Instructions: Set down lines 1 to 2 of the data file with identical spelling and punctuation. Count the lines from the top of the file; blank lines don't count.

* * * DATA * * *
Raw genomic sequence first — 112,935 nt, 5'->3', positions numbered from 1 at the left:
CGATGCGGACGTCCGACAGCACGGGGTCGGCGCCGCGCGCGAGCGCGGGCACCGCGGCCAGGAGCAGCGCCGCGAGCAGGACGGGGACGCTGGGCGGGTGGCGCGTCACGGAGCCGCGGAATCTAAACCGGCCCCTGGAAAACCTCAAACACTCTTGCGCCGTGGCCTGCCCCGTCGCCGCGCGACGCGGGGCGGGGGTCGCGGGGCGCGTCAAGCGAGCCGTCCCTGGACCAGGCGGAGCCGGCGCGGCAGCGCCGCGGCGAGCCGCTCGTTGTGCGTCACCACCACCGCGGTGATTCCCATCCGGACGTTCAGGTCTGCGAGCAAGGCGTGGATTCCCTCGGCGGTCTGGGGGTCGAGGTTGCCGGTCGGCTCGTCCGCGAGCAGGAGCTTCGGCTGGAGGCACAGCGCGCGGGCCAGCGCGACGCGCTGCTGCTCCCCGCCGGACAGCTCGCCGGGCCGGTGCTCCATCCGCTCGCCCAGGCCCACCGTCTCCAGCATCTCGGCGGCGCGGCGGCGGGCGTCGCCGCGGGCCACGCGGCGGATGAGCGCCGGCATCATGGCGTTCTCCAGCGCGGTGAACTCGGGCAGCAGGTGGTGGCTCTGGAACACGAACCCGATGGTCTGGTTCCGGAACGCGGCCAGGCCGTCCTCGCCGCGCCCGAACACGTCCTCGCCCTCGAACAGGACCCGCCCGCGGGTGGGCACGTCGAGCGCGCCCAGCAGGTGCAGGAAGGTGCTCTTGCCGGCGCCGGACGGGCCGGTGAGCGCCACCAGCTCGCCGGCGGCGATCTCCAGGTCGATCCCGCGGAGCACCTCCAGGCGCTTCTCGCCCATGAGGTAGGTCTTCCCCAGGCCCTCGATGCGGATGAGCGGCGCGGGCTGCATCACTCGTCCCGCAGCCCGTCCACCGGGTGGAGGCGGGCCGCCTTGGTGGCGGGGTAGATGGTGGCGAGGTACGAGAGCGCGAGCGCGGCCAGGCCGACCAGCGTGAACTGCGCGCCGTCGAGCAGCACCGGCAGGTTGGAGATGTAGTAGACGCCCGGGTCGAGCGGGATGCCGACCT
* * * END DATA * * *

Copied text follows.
Raw genomic sequence first — 112,935 nt, 5'->3', positions numbered from 1 at the left:
CGATGCGGACGTCCGACAGCACGGGGTCGGCGCCGCGCGCGAGCGCGGGCACCGCGGCCAGGAGCAGCGCCGCGAGCAGGACGGGGACGCTGGGCGGGTGGCGCGTCACGGAGCCGCGGAATCTAAACCGGCCCCTGGAAAACCTCAAACACTCTTGCGCCGTGGCCTGCCCCGTCGCCGCGCGACGCGGGGCGGGGGTCGCGGGGCGCGTCAAGCGAGCCGTCCCTGGACCAGGCGGAGCCGGCGCGGCAGCGCCGCGGCGAGCCGCTCGTTGTGCGTCACCACCACCGCGGTGATTCCCATCCGGACGTTCAGGTCTGCGAGCAAGGCGTGGATTCCCTCGGCGGTCTGGGGGTCGAGGTTGCCGGTCGGCTCGTCCGCGAGCAGGAGCTTCGGCTGGAGGCACAGCGCGCGGGCCAGCGCGACGCGCTGCTGCTCCCCGCCGGACAGCTCGCCGGGCCGGTGCTCCATCCGCTCGCCCAGGCCCACCGTCTCCAGCATCTCGGCGGCGCGGCGGCGGGCGTCGCCGCGGGCCACGCGGCGGATGAGCGCCGGCATCATGGCGTTCTCCAGCGCGGTGAACTCGGGCAGCAGGTGGTGGCTCTGGAACACGAACCCGATGGTCTGGTTCCGGAACGCGGCCAGGCCGTCCTCGCCGCGCCCGAACACGTCCTCGCCCTCGAACAGGACCCGCCCGCGGGTGGGCACGTCGAGCGCGCCCAGCAGGTGCAGGAAGGTGCTCTTGCCGGCGCCGGACGGGCCGGTGAGCGCCACCAGCTCGCCGGCGGCGATCTCCAGGTCGATCCCGCGGAGCACCTCCAGGCGCTTCTCGCCCATGAGGTAGGTCTTCCCCAGGCCCTCGATGCGGATGAGCGGCGCGGGCTGCATCACTCGTCCCGCAGCCCGTCCACCGGGTGGAGGCGGGCCGCCTTGGTGGCGGGGTAGATGGTGGCGAGGTACGAGAGCGCGAGCGCGGCCAGGCCGACCAGCGTGAACTGCGCGCCGTCGAGCAGCACCGGCAGGTTGGAGATGTAGTAGACGCCCGGGTCGAGCGGGATGCCGACCT